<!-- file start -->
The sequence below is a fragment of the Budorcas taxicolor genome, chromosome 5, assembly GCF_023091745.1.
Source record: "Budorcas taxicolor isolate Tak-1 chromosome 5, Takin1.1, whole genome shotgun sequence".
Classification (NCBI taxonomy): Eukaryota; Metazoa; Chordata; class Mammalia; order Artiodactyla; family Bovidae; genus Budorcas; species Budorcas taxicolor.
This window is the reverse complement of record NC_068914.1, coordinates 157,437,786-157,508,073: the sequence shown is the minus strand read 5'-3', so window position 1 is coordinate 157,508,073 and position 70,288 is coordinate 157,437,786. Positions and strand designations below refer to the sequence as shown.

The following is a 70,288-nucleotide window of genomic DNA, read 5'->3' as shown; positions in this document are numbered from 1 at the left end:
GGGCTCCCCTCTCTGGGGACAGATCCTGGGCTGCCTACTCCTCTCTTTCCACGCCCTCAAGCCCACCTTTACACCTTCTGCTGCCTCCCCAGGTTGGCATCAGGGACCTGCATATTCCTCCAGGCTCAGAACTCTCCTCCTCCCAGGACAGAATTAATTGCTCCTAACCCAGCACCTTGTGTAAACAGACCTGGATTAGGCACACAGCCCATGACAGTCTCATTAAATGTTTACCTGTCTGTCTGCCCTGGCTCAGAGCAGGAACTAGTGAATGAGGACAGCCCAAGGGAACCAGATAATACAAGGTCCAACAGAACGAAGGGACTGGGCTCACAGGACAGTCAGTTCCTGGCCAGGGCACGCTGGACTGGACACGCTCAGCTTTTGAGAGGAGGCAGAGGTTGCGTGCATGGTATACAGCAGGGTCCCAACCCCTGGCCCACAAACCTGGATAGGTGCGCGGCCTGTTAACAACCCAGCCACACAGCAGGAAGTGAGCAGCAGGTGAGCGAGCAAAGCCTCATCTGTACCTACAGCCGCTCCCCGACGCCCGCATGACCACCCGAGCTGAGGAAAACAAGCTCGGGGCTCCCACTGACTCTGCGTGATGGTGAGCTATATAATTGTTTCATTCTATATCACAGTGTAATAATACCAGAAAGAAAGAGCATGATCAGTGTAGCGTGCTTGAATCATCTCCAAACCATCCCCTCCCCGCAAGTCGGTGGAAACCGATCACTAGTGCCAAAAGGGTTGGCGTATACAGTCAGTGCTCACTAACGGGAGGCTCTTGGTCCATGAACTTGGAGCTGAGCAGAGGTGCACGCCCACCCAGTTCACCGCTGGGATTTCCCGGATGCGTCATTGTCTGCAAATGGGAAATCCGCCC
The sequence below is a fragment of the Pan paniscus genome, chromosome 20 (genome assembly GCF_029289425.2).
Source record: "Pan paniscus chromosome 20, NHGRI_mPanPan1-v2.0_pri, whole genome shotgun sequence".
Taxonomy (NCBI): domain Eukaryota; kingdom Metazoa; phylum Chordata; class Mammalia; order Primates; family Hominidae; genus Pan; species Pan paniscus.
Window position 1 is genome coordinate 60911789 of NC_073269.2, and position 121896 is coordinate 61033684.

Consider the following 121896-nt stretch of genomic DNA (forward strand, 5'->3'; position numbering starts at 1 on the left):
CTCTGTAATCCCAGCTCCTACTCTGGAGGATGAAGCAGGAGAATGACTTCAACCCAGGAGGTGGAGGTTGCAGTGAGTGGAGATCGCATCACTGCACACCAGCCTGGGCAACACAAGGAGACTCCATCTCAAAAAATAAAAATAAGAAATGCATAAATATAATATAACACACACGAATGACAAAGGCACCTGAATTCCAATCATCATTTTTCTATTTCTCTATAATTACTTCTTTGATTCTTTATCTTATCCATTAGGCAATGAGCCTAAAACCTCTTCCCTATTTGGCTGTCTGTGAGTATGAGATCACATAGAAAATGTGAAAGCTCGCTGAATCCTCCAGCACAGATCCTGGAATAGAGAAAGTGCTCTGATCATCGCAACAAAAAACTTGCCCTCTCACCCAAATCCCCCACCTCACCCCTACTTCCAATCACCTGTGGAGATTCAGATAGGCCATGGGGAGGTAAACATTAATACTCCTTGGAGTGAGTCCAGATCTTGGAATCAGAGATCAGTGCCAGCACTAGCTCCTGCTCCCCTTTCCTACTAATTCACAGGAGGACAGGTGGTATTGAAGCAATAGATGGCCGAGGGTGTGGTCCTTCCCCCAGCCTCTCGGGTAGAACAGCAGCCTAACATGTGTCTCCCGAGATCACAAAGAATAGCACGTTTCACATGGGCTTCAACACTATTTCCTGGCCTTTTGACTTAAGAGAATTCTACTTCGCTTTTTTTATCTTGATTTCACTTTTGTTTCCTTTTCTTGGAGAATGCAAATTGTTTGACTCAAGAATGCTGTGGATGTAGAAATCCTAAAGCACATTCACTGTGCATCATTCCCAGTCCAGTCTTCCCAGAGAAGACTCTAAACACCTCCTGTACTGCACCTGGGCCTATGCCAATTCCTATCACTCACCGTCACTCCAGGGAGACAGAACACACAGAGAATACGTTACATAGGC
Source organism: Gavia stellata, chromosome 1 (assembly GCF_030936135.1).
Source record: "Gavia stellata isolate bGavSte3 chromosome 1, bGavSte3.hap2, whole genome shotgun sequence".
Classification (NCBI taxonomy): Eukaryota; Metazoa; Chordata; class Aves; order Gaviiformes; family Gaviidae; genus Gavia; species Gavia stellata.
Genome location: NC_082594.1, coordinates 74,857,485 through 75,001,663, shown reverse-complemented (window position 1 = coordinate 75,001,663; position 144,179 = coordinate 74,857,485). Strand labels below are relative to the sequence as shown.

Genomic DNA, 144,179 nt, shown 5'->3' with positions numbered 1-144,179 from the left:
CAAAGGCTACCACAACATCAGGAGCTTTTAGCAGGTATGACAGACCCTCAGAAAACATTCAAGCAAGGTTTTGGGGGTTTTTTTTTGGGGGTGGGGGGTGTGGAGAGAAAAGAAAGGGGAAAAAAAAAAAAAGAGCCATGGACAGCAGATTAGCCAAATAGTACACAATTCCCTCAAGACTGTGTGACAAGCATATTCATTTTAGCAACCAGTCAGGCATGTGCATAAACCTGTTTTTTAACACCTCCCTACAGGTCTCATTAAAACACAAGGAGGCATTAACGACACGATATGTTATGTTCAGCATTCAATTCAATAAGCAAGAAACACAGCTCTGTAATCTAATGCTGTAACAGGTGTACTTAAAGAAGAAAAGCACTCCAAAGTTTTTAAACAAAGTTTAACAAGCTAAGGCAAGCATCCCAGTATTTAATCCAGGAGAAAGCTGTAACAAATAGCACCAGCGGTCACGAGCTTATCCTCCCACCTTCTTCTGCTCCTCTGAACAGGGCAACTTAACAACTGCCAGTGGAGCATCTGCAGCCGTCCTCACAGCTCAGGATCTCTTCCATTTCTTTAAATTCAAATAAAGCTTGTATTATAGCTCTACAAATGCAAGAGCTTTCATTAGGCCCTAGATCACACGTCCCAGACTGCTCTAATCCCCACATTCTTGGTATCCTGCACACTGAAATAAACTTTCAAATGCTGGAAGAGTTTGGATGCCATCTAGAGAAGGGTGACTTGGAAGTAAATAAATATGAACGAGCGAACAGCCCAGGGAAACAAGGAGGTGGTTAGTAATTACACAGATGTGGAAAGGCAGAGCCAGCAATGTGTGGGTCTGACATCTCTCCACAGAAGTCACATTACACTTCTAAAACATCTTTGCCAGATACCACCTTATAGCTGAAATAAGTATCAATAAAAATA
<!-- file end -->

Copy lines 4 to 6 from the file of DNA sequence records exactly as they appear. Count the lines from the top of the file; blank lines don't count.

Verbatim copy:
This window is the reverse complement of record NC_068914.1, coordinates 157,437,786-157,508,073: the sequence shown is the minus strand read 5'-3', so window position 1 is coordinate 157,508,073 and position 70,288 is coordinate 157,437,786. Positions and strand designations below refer to the sequence as shown.

The following is a 70,288-nucleotide window of genomic DNA, read 5'->3' as shown; positions in this document are numbered from 1 at the left end:
GGGCTCCCCTCTCTGGGGACAGATCCTGGGCTGCCTACTCCTCTCTTTCCACGCCCTCAAGCCCACCTTTACACCTTCTGCTGCCTCCCCAGGTTGGCATCAGGGACCTGCATATTCCTCCAGGCTCAGAACTCTCCTCCTCCCAGGACAGAATTAATTGCTCCTAACCCAGCACCTTGTGTAAACAGACCTGGATTAGGCACACAGCCCATGACAGTCTCATTAAATGTTTACCTGTCTGTCTGCCCTGGCTCAGAGCAGGAACTAGTGAATGAGGACAGCCCAAGGGAACCAGATAATACAAGGTCCAACAGAACGAAGGGACTGGGCTCACAGGACAGTCAGTTCCTGGCCAGGGCACGCTGGACTGGACACGCTCAGCTTTTGAGAGGAGGCAGAGGTTGCGTGCATGGTATACAGCAGGGTCCCAACCCCTGGCCCACAAACCTGGATAGGTGCGCGGCCTGTTAACAACCCAGCCACACAGCAGGAAGTGAGCAGCAGGTGAGCGAGCAAAGCCTCATCTGTACCTACAGCCGCTCCCCGACGCCCGCATGACCACCCGAGCTGAGGAAAACAAGCTCGGGGCTCCCACTGACTCTGCGTGATGGTGAGCTATATAATTGTTTCATTCTATATCACAGTGTAATAATACCAGAAAGAAAGAGCATGATCAGTGTAGCGTGCTTGAATCATCTCCAAACCATCCCCTCCCCGCAAGTCGGTGGAAACCGATCACTAGTGCCAAAAGGGTTGGCGTATACAGTCAGTGCTCACTAACGGGAGGCTCTTGGTCCATGAACTTGGAGCTGAGCAGAGGTGCACGCCCACCCAGTTCACCGCTGGGATTTCCCGGATGCGTCATTGTCTGCAAATGGGAAATCCGCCC